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One in Three German Companies Fear Fallout From Sanctions on Russia

Germany's Chancellor Angela Merkel speaks with Ukraine's Prime Minister Arseny Yatseniuk during their meeting in Kiev August 23.

BERLIN — One in three German companies expect business with Russia to decline sharply this year as a result of economic sanctions imposed due to the Ukraine crisis, a German business lobby group said Tuesday.

About a third of 300 companies surveyed by the German Chamber of Commerce, or DIHK, saw their turnover declining by up to 50 percent, the German-Russia Foreign Trade Chamber, or AHK, said, while nearly two-thirds expected steady or even improved business with Russia.

Germany is Russia's biggest trading partner in the European Union and sold about 36 billion euros of goods to Russia last year — almost a third of the EU's total.

Sanctions and the impact on confidence of the crisis in Ukraine were cited by the Finance Ministry last month as a reason for the surprise economic contraction seen in Germany, the eurozone's biggest economy, in the second quarter.

"The innovative German machinery makers and engineering companies, mostly medium and small businesses, are being hit the hardest," said Volker Treier, deputy managing director of the DIHK, at a news conference. He said he expects German exports to Russia to fall by about 20 percent in 2014.

"On the one hand, they are being directly hurt by the sanctions imposed by the European Union or due to lacking clarity about how they should be implemented. On the other hand Russian firms that placed the orders are facing higher financing costs due to a credit crunch and ruble's devaluation."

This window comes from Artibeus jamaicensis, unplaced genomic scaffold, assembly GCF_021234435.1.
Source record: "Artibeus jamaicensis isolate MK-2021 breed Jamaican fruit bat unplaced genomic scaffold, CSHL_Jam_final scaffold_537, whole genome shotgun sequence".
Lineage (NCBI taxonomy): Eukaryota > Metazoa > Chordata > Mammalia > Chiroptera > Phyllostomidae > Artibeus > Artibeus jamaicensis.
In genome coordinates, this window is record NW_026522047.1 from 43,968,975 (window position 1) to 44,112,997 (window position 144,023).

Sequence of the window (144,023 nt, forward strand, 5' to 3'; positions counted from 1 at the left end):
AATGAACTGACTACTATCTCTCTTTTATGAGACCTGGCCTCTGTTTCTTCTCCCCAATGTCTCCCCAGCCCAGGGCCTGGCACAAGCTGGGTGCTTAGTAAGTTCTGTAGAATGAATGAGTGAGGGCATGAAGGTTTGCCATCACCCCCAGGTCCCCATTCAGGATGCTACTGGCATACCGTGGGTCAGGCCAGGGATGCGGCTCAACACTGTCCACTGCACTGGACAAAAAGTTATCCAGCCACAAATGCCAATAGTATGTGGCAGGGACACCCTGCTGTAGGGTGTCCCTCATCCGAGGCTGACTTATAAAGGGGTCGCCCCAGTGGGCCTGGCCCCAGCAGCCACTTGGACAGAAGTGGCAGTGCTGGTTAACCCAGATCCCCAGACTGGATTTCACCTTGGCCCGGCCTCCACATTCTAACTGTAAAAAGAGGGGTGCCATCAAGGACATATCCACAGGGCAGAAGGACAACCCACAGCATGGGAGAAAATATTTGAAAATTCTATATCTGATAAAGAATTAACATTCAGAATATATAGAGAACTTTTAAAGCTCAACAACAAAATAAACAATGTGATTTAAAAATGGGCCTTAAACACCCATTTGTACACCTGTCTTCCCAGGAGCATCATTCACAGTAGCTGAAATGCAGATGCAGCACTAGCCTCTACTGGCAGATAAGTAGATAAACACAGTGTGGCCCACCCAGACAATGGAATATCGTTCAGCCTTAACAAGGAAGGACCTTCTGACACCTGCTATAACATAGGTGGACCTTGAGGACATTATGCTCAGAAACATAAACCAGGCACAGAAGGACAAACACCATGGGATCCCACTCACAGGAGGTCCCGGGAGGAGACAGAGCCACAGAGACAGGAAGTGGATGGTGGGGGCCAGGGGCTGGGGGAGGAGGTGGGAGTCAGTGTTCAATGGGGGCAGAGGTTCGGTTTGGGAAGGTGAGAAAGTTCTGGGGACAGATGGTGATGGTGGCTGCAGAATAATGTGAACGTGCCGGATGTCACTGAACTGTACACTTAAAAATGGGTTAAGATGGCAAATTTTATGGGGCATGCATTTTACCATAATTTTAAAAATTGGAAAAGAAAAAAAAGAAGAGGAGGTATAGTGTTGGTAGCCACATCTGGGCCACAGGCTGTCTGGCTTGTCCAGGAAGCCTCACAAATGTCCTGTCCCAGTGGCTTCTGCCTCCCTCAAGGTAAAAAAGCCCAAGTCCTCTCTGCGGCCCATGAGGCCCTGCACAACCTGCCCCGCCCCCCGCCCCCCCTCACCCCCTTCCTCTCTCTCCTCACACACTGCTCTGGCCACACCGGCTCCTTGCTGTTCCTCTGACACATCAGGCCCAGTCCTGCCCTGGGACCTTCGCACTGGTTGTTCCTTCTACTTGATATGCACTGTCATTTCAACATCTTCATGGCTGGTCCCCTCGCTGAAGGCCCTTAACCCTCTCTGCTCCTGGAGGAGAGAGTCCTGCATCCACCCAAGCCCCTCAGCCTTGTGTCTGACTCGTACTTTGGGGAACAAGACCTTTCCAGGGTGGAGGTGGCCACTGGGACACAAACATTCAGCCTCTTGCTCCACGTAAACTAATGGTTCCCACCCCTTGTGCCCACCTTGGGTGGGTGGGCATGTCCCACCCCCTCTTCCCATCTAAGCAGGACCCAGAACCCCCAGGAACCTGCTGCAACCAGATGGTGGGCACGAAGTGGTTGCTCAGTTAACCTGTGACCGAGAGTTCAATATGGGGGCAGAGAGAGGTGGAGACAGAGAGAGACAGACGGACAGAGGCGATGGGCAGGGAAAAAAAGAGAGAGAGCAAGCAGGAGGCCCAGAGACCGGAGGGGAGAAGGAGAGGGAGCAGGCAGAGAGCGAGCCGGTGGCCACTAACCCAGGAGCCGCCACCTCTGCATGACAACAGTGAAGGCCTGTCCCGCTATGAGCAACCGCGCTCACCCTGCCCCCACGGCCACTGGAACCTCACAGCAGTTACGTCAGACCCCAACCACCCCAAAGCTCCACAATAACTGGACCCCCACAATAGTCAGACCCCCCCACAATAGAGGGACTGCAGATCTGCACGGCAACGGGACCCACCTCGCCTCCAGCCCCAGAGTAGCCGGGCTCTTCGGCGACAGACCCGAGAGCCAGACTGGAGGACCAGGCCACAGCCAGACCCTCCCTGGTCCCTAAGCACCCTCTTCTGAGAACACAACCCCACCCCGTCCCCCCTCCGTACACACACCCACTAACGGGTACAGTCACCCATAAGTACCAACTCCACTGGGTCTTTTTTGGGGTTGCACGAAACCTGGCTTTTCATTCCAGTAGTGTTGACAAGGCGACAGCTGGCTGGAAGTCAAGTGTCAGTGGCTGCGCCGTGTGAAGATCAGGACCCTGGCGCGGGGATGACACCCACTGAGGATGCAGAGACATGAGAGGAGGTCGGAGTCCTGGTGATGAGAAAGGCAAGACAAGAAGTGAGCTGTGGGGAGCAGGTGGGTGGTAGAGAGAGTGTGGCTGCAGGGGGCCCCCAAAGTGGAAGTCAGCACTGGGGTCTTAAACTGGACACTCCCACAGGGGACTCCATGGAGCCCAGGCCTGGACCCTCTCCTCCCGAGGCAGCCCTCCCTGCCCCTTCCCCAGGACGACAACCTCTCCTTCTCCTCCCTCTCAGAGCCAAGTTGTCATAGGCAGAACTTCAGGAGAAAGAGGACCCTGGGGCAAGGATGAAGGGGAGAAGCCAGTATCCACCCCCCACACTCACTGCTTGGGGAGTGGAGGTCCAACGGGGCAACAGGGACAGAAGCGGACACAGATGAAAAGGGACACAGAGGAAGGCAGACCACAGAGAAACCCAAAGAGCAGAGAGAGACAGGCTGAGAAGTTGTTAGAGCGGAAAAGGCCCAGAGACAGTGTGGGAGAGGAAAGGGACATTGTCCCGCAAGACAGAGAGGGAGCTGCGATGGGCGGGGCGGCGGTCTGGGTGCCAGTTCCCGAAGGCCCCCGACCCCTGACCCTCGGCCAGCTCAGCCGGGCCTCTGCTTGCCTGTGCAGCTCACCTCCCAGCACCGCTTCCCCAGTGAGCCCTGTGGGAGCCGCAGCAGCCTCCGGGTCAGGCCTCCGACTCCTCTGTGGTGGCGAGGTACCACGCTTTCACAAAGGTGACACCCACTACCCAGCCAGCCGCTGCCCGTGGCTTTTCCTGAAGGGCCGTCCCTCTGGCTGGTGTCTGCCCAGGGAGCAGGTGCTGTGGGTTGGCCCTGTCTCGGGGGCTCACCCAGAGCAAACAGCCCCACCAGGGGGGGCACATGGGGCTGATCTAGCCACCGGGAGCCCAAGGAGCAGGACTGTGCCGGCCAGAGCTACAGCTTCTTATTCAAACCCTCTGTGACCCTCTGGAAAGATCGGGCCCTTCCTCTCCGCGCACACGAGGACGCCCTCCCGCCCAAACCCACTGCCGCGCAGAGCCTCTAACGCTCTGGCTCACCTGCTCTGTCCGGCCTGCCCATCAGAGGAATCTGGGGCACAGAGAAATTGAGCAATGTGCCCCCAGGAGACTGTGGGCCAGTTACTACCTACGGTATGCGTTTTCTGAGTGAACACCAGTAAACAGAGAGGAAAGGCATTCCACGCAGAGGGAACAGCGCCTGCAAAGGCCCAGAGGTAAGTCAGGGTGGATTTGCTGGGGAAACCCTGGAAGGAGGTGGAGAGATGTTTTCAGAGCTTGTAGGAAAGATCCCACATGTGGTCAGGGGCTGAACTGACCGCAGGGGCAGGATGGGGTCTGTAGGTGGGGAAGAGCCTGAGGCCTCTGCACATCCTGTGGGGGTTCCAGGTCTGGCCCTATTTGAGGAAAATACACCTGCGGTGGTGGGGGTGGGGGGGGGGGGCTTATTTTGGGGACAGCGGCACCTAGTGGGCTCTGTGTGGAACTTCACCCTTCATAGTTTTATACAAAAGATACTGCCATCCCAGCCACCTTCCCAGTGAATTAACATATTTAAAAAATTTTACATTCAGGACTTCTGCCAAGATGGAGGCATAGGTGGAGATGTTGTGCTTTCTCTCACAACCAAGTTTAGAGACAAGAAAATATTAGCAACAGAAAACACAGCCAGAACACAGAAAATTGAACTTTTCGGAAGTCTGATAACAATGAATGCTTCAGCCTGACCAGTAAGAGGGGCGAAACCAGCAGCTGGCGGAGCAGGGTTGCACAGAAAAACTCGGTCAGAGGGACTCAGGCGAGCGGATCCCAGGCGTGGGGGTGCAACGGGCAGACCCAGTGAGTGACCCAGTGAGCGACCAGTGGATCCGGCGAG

But Treier said sanctions have not yet had an impact on many German firms, adding: "It's still business as usual for many."

The survey also found that 80 percent of German companies doing business in Russia believe the sanctions imposed are either not effective or an inappropriate tool for pursuing a political resolution to the crisis.

"We are not convinced that long term goals can be achieved with the sanctions," said Rainer Seele, president of the German-Russia Foreign Trade Chamber. "But they seem to be a means to get all parties back to the negotiating table."

One third of the companies said the sanctions were necessary even if they were hurting their own businesses. Two-thirds said the sanctions were superfluous.

There are some 6,200 German firms active in Russia with 20 billion euros invested. Russia is Germany's 11th-biggest commercial partner and about 300,000 jobs depend on trade with Russia.

Germany was long reluctant to impose sanctions on Russia after it annexed Crimea in March, in part due to its powerful business lobby. Western nations first targeted President Vladimir Putin's closest allies and businessmen with sanctions.

They expanded those sanctions, with Germany taking a stronger position on sanctions, in late July to include the energy, banking and defense sectors. Russia has reacted with restrictions on imports of Western products.

Partly as a result, Europe's largest economy shrank by 0.2 percent between April and June after growing 0.7 percent in the first quarter.

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